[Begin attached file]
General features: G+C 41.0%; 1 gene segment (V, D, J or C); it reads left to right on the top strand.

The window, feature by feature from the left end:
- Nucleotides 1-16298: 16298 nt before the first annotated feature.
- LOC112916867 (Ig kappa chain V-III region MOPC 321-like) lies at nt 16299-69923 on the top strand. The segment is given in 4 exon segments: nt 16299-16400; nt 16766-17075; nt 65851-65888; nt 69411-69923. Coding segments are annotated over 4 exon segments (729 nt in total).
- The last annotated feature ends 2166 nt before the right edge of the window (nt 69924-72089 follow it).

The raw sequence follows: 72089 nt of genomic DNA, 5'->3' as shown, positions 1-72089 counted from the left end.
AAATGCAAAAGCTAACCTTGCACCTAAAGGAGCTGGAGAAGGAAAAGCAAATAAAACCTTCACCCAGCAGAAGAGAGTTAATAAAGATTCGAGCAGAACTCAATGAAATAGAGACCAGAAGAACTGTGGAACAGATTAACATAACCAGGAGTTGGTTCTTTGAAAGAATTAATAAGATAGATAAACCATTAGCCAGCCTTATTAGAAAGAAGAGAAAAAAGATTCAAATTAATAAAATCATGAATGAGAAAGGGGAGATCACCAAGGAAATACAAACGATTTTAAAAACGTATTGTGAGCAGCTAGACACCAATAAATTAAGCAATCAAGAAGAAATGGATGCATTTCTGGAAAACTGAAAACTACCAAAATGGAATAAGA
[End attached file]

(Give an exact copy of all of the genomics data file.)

General features: G+C 41.0%; 1 gene segment (V, D, J or C); it reads left to right on the top strand.

The window, feature by feature from the left end:
- Nucleotides 1-16298: 16298 nt before the first annotated feature.
- LOC112916867 (Ig kappa chain V-III region MOPC 321-like) lies at nt 16299-69923 on the top strand. The segment is given in 4 exon segments: nt 16299-16400; nt 16766-17075; nt 65851-65888; nt 69411-69923. Coding segments are annotated over 4 exon segments (729 nt in total).
- The last annotated feature ends 2166 nt before the right edge of the window (nt 69924-72089 follow it).

The raw sequence follows: 72089 nt of genomic DNA, 5'->3' as shown, positions 1-72089 counted from the left end.
AAATGCAAAAGCTAACCTTGCACCTAAAGGAGCTGGAGAAGGAAAAGCAAATAAAACCTTCACCCAGCAGAAGAGAGTTAATAAAGATTCGAGCAGAACTCAATGAAATAGAGACCAGAAGAACTGTGGAACAGATTAACATAACCAGGAGTTGGTTCTTTGAAAGAATTAATAAGATAGATAAACCATTAGCCAGCCTTATTAGAAAGAAGAGAAAAAAGATTCAAATTAATAAAATCATGAATGAGAAAGGGGAGATCACCAAGGAAATACAAACGATTTTAAAAACGTATTGTGAGCAGCTAGACACCAATAAATTAAGCAATCAAGAAGAAATGGATGCATTTCTGGAAAACTGAAAACTACCAAAATGGAATAAGA